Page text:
To investigate the interaction of new information with deeply entrenched knowledge, we introduced participants to hyperbolic geometry, a form of non-Euclidean geometry. We trained participants through two different but mathematically equivalent forms: lines or figures. Participants who were trained on closed figures showed greater transfer than participants who were trained on lines. We gave participants different kinds of reminders at test to facilitate transfer. Explicit requests to apply training information to test items yielded no improvement, but presenting participants with relevant principles (but without information on how to apply those principles) greatly improved performance.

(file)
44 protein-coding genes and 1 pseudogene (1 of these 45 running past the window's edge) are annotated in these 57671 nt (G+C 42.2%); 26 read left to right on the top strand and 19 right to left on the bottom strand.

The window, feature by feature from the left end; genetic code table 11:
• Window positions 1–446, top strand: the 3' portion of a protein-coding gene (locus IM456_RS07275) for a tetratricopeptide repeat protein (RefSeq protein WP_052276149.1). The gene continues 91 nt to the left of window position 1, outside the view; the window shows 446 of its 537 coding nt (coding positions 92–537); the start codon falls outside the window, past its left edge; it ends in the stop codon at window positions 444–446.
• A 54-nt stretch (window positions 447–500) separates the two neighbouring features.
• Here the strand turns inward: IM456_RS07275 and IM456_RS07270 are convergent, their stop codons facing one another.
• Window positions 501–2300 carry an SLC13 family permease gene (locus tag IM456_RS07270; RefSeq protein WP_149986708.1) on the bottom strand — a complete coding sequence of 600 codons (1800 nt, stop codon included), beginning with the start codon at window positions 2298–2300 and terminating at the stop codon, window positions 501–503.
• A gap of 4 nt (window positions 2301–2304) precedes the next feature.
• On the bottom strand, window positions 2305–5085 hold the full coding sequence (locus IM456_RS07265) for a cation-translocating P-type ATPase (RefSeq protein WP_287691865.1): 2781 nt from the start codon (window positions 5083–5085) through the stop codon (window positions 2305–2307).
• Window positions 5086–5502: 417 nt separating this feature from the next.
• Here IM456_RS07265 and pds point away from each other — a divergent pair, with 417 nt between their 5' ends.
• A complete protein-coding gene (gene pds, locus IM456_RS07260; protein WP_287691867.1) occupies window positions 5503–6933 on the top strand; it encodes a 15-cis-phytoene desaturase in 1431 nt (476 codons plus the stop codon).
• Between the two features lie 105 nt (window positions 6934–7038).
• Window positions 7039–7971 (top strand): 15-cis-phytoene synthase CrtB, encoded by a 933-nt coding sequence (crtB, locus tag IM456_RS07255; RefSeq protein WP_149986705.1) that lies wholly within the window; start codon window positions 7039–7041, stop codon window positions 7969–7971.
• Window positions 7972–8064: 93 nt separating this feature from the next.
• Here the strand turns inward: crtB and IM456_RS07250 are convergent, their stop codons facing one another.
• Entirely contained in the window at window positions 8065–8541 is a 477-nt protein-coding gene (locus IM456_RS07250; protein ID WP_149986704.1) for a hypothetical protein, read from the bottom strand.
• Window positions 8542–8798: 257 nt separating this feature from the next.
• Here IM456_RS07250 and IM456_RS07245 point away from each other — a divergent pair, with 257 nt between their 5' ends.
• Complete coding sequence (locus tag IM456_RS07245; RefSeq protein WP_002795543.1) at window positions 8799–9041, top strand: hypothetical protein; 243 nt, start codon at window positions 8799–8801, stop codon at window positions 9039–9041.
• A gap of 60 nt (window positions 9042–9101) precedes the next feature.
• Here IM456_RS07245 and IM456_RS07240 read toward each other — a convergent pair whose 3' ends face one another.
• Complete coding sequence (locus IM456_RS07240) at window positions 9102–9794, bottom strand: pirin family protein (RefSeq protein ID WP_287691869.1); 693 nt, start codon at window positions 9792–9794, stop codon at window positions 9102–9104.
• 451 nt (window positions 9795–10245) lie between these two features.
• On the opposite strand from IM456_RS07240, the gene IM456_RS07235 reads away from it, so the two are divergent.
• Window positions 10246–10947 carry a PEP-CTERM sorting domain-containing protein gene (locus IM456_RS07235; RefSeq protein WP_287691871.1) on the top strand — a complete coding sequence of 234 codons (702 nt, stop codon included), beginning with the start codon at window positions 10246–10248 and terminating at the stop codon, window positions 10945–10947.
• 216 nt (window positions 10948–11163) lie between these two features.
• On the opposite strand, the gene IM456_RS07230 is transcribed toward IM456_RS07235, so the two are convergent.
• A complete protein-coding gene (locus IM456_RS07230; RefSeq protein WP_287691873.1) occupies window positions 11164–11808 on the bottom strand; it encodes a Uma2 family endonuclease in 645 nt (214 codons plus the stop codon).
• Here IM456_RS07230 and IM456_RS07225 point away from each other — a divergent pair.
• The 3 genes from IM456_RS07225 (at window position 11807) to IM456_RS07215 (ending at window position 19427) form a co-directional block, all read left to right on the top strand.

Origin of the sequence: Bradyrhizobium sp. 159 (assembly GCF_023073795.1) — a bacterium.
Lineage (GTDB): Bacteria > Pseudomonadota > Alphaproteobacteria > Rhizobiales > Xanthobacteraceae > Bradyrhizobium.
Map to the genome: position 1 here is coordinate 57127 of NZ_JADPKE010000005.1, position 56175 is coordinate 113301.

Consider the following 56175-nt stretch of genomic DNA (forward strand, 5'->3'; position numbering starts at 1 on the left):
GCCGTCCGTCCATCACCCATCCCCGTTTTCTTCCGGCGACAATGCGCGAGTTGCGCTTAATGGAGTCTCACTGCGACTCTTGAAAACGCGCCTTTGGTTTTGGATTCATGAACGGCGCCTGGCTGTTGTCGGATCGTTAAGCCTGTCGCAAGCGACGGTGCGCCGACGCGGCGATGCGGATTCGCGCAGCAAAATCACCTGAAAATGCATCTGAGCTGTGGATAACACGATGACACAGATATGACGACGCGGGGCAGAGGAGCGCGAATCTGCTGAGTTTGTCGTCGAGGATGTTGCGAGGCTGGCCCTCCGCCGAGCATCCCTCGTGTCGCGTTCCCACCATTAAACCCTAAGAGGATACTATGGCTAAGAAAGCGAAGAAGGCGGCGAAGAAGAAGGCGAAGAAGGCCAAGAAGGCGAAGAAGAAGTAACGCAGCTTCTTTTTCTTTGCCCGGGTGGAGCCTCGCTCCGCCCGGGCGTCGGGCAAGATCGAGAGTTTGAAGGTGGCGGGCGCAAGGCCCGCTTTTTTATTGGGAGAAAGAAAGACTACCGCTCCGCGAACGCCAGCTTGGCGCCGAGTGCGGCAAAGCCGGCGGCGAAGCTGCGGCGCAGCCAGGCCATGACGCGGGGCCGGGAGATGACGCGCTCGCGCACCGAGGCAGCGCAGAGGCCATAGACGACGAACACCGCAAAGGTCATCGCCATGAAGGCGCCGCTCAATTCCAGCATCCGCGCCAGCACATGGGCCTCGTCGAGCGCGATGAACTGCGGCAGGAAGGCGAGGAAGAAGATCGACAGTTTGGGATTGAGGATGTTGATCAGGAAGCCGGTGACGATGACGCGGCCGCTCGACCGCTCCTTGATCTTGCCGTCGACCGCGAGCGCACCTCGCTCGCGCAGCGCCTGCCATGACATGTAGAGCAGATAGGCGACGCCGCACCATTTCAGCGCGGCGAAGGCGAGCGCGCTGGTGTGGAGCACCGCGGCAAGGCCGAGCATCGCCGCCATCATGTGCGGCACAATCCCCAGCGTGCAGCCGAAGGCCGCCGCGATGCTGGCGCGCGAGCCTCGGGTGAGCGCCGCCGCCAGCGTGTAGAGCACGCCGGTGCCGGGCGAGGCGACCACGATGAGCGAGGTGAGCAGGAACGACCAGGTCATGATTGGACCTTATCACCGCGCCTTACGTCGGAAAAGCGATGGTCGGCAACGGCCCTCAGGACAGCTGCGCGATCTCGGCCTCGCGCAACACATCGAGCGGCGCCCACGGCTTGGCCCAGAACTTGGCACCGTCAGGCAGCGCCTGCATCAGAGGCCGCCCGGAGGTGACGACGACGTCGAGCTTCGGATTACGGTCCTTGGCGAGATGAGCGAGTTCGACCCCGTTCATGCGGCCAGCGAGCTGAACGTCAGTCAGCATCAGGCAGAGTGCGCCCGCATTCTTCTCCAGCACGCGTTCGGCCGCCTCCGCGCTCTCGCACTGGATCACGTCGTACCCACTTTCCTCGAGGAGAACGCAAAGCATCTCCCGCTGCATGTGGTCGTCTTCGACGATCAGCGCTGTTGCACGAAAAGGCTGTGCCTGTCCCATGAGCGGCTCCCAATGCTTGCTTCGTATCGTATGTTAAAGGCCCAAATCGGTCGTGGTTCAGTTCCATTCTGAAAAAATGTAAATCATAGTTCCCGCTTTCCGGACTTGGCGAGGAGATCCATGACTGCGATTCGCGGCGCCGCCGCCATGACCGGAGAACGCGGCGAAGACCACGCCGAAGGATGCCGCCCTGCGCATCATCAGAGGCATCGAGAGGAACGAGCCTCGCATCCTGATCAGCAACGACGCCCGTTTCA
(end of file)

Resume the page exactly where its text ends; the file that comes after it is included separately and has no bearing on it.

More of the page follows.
|Original language||English (US)|
|Title of host publication||The 28th Annual Conference of the Cognitive Science Society|
|Publisher||Cognitive Science Society|
|Number of pages||6|
|State||Published - 2006|